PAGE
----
A collection of rousing 19th-century speeches on freedom and humanity.
The eloquent orator Frederick Douglass (c. 1818-1895) delivered eight impressive speeches in Brooklyn, New York, “far from a bastion of abolitionist support,” which, even as late as 1886, had only a small black population and included among its white citizens many who had been slave owners. Editor Hamm (Journalism and New Media Studies/St. Joseph’s Coll.; The New Blue Media: How Michael Moore, MoveOn.org, Jon Stewart and Company Are Transforming Progressive Politics, 2008, etc.) provides helpful introductions and notes and gives illuminating context and perspective by including their coverage in the “virulently proslavery” Brooklyn Eagle. At churches, the Brooklyn Academy of Music, and several public events, Douglass repeatedly tackled the question, “What Shall Be Done with the Negro?”, answering it with a call for black equality that included arguments against persisting assumptions about black inferiority. “The question,” he maintained, “is not whether colored men will be likely to reach the presidential chair.” After all, he added, a man “may live quite a tolerable life without ever breathing the air of Washington.” But rather, the question was whether blacks would be accorded political, social, and economic equality. “The term, Negro,” he announced in 1863, “is at this hour the most pregnant word in the English language. The destiny of the nation has the Negro for its pivot, and turns upon the question as to what shall be done with him.” That question informed his speech about Lincoln’s assassination, delivered in 1865, which was as much an attack on President Andrew Johnson for his refusal to grant rights to blacks as it was a eulogy for his friend. Covering one speech, the Eagle defended its claim of black inferiority by asserting, “the abject submission of a race who are content to be enslaved when there is an opportunity to be free, gives the best evidence that they are fulfilling the destiny which Providence marked out for them.”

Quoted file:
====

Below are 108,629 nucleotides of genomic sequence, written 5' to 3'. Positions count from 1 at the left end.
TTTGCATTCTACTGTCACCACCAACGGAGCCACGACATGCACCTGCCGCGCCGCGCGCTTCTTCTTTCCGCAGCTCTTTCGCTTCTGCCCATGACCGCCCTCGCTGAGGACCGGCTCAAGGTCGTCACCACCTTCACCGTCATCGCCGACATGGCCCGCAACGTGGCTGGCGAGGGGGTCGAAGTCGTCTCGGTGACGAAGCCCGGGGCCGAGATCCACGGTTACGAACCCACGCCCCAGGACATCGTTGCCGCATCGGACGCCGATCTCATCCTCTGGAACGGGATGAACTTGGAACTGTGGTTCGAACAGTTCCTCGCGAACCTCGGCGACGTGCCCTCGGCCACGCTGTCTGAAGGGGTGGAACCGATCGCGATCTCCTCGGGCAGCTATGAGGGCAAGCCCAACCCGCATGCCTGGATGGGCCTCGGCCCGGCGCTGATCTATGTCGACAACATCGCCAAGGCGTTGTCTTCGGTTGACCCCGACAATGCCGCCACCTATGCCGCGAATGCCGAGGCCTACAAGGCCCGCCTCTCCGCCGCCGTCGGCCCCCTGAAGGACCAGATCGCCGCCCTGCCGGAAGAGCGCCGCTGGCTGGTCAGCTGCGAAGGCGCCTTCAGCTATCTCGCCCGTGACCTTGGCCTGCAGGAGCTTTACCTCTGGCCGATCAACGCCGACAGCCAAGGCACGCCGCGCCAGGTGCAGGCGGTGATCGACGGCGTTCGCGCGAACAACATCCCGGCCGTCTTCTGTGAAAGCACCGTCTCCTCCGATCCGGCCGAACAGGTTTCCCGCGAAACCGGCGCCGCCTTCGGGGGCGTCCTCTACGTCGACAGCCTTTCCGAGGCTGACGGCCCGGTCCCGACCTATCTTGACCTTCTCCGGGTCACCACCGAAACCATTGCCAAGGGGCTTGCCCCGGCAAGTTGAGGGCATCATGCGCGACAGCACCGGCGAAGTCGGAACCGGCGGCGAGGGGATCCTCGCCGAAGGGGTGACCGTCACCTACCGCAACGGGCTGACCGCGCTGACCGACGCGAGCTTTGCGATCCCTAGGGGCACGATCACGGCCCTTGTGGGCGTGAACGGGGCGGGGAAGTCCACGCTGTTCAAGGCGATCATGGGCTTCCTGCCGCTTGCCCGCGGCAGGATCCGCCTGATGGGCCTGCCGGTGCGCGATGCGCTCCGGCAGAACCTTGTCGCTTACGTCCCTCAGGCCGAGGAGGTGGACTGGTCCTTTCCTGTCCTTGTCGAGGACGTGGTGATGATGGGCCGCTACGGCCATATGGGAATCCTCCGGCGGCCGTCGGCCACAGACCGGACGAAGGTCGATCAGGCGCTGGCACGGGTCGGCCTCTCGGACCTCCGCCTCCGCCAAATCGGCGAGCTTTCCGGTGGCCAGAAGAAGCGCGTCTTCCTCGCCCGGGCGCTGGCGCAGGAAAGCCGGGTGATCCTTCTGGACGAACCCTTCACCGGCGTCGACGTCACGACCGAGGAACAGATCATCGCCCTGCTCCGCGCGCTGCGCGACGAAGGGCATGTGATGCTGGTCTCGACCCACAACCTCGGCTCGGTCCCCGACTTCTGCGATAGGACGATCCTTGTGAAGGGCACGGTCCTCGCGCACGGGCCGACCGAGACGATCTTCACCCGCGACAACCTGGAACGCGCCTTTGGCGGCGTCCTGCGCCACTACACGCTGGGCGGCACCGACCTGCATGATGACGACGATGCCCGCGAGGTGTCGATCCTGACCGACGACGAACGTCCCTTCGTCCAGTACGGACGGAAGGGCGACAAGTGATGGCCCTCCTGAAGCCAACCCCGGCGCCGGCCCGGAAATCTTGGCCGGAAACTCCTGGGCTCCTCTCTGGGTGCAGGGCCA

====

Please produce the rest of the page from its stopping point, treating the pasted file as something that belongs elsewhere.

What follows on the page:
Proof that Douglass’ speeches, responding to the historical exigencies of his time, amply bear rereading today.